Did not classify incident correctly, admits Air India; says will back crew
New Delhi: Air India on Tuesday accepted that it did not correctly classify , and therefore, did not report the incident on flight AI102 where a drunk passenger urinated on an elderly woman.
New Delhi: Air India on Tuesday accepted that it did not correctly classify , and therefore, did not report the incident on flight AI102 where a drunk passenger urinated on an elderly woman. In a statement issued on Tuesday, the airline also added that it would help the pilot, who was de-rostered by the aviation regulator Directorate General of Civil Aviation (DGCA) for three months on Friday, to appeal against the regulator’s order.
“Air India accepts that, notwithstanding the mitigating circumstances, based on the letter of the CAR (civil aviation requirement) it did not correctly classify the incident and therefore did not report it as required... The cabin crew and ground staff have been counselled and have since returned to duty,” the airline stated.
The classification has to do with whether an act by a passenger is defined as “unruly behaviour”, and the crew would appear to have been swayed by the fact that the perpetrator was “calm and co-operative” as mentioned in the statement, and overlooked the gravity of his alleged behaviour. The statement also claimed that the passenger was not served excess liquor and did not appear to be intoxicated to the crew.
The airline’s statement said: “Air India wishes to acknowledge the good faith efforts made by crew to handle the situation effectively in real time, when not all facts were available…In light of the mitigating circumstances and the financial detriment already incurred by the crew during their period of de-rostering, Air India deems the license suspension of the Commander excessive and will be assisting him with an appeal.”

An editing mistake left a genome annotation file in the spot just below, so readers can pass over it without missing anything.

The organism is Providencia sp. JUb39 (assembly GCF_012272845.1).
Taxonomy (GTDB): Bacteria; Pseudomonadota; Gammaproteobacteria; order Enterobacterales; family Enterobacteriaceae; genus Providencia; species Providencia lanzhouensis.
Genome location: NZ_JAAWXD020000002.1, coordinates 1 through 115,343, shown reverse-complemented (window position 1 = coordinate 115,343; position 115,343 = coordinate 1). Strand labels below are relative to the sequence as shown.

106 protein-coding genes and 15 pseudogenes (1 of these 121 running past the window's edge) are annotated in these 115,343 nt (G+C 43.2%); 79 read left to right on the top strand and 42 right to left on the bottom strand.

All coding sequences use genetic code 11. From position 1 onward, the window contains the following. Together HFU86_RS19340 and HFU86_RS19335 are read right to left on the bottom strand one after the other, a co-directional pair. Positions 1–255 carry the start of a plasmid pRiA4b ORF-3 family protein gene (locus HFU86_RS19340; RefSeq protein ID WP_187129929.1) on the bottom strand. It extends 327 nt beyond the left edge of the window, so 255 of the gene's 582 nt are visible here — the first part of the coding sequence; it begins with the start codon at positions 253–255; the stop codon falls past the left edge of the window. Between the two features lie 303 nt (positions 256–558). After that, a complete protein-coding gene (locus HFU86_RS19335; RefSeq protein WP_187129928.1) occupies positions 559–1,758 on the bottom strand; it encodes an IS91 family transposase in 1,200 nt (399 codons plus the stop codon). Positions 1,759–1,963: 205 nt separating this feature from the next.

Air India also said that it has closed its internal investigation of the alleged incident.
“The crew were approached by the complainant seeking assistance after allegedly being urinated on by a fellow passenger. In the absence of any witnesses, the crew took the complainant’s allegation at face value and assisted her….When awoken and confronted with the allegation, the alleged perpetrator was calm, co-operative and professed ignorance of the allegation. He had not been served excessive alcohol by the crew and did not appear intoxicated to the crew,” the airline said, adding that the Commander (pilot-in-command) was kept informed of the developments by the cabin crew.
“In the judgment of the crew, the alleged perpetrator posed no risk to flight safety at any time,” it said.
“Air India acknowledges that, in immediately taking the complainant’s accusation at face value and providing assistance, it follows that the matter should have been reported as a prima facie case of a passenger…behaving in a disorderly manner toward… other passengers... the matter should have been classified and reported as such, without prejudice to any subsequent investigation into the facts,” the airline said in a statement.